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  1. #1
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    should I allow this past firewall?

    Can anyone here tell me what this means please? My ISP is dsl.pipex.com. On the zone alarm log it shows blocking packets from them at least once every minute while I'm on line (have included screen shot). I'm not sure if I should allow this or what it means and cant find much help from dsl.pipex support - in so much they dont reply to email enquiry, and user forums dont turn up much either. Grateful for any leads

  2. #2
    Super Moderator jscher2000's Avatar
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    Re: should I allow this past firewall?

    Can you find the following information in the log:

    Destination Port Number (on your computer)

    It probably is just to the right of the information in your image. Most ports have particular functions assigned to them, so this can help identify the purpose of the incoming packet.

    Incidentally, the fact that the address is in a block assigned to your ISP could simply mean it is from another subscriber, and not from the ISP itself. Very difficult to be certain without more legwork than usually is worth doing.

  3. #3
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    Re: should I allow this past firewall?

    yes it says destination 81.178,,, etc etc... tcp port 135. from what you say I think I'll leave it blocked. I just thought it was maybe my Isp sending some sort of usefull info that I might be missing out on,as its there every day.

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    Super Moderator jscher2000's Avatar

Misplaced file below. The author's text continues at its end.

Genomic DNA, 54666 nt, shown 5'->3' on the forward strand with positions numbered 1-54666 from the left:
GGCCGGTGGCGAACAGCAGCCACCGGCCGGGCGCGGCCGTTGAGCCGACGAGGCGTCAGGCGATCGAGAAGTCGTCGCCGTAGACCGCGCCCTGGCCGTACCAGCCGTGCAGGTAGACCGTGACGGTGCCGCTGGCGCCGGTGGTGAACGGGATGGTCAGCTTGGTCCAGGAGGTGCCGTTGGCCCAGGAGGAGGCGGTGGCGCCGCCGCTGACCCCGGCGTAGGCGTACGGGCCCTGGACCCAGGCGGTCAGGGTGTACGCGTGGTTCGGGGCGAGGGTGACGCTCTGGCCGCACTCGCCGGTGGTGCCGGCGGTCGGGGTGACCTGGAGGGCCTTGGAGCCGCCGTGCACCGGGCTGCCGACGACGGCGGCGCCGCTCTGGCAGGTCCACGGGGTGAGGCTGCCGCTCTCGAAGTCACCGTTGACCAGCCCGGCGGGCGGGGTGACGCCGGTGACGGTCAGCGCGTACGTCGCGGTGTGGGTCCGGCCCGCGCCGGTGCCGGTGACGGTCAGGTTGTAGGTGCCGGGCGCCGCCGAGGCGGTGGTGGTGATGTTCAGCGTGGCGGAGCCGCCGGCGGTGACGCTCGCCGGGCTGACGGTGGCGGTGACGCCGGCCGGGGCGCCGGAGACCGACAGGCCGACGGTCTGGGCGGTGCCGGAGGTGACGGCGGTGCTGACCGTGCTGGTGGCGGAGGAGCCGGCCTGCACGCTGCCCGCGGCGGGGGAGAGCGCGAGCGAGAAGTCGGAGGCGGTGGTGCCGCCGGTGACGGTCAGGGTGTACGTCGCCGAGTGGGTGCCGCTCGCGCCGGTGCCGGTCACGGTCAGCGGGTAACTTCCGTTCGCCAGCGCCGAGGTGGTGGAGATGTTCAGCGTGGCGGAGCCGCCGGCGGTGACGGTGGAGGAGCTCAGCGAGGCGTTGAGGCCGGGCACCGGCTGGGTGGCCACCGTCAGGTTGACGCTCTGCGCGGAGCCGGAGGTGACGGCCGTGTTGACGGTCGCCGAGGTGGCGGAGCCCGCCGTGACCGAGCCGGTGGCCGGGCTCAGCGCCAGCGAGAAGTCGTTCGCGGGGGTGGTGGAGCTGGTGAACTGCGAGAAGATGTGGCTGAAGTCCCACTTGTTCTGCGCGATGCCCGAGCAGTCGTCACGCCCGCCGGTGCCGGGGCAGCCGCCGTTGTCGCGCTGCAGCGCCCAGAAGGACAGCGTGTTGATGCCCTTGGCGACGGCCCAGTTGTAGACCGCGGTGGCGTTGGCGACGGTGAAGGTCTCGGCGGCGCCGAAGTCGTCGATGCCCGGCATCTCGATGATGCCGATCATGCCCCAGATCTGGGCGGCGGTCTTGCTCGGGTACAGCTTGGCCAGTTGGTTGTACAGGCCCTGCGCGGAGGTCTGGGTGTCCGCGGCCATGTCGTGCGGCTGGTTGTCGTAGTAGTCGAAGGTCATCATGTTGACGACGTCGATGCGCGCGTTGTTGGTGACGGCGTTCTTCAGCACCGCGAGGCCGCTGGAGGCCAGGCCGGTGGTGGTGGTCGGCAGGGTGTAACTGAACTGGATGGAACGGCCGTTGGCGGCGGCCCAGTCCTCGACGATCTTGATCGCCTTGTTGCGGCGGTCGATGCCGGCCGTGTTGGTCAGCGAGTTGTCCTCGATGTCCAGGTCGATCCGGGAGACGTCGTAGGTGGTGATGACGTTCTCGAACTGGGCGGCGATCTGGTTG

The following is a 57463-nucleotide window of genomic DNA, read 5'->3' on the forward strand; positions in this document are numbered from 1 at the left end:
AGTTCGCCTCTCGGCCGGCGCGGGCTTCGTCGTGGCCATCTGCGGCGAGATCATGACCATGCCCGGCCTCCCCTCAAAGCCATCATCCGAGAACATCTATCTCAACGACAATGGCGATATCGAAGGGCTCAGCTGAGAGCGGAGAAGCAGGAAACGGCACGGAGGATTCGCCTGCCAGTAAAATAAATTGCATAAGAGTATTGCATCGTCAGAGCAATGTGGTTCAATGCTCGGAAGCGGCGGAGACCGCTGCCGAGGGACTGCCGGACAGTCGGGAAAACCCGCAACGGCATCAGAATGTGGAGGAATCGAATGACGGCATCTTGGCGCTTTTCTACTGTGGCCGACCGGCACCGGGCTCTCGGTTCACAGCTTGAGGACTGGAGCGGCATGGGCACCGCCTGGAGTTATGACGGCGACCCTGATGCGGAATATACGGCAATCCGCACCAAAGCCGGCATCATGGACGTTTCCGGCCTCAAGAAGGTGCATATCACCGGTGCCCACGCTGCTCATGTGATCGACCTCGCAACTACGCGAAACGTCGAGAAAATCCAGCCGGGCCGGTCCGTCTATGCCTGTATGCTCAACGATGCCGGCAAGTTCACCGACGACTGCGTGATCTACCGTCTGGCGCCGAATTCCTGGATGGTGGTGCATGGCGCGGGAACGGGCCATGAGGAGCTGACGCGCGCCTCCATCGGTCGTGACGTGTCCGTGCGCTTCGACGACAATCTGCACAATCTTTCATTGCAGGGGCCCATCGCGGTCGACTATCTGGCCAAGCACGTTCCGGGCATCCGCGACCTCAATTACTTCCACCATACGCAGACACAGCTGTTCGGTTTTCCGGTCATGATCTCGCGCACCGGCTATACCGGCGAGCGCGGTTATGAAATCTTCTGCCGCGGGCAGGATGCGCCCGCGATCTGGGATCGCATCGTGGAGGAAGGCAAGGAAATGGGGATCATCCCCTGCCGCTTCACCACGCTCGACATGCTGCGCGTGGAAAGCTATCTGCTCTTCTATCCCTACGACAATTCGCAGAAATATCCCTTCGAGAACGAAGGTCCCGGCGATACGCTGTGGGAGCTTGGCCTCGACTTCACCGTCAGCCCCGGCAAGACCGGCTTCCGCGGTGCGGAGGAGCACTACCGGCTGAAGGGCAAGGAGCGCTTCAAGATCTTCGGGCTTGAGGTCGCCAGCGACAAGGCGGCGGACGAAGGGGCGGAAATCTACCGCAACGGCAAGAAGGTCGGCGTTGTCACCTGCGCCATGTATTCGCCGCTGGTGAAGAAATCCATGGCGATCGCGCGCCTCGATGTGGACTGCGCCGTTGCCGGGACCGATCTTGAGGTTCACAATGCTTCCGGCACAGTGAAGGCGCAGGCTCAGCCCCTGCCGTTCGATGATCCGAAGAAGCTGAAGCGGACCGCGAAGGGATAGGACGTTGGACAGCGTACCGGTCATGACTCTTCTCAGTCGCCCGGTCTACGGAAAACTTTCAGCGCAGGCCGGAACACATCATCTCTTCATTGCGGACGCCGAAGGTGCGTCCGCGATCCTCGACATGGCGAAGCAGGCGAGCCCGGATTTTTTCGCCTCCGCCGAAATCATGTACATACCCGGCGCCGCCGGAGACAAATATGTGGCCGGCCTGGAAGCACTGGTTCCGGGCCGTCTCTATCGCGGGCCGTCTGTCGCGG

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    Re: should I allow this past firewall?

    No legitimate packets come to port 135 over the Internet, only from a local network. Probably one of the worms exploiting old flaws in Windows XP. Too bad there's no way to inform the sender of what he or she is doing.

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    Re: should I allow this past firewall?

    Well, thanks for the information anyway. I will leave things as they are, just annoying to see the ZA log filled with this same address but on the other hand I suppose it shows the firewall doing its job which is reassuring.

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    Re: should I allow this past firewall?

    Do you have any other systems on your own network? If you do have more than on PC, it could just be it announcing its presence. Note to that ISP DNS severs like to see what's out there (but they don't really need to know). Since you are on DSL, I would certainly get a router and throw it in line. Even if you only have one PC, throwing a router in line will go far in isolating you from the bad guys as the routers NAT feature will assign you (and any other nodes on your home network) a new IP. The router will assume the IP assigned by the DSL Modem (if DHCP) or by the ISP (if static). That hides your PC from the world - a very good thing.

    BillB
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  7. #7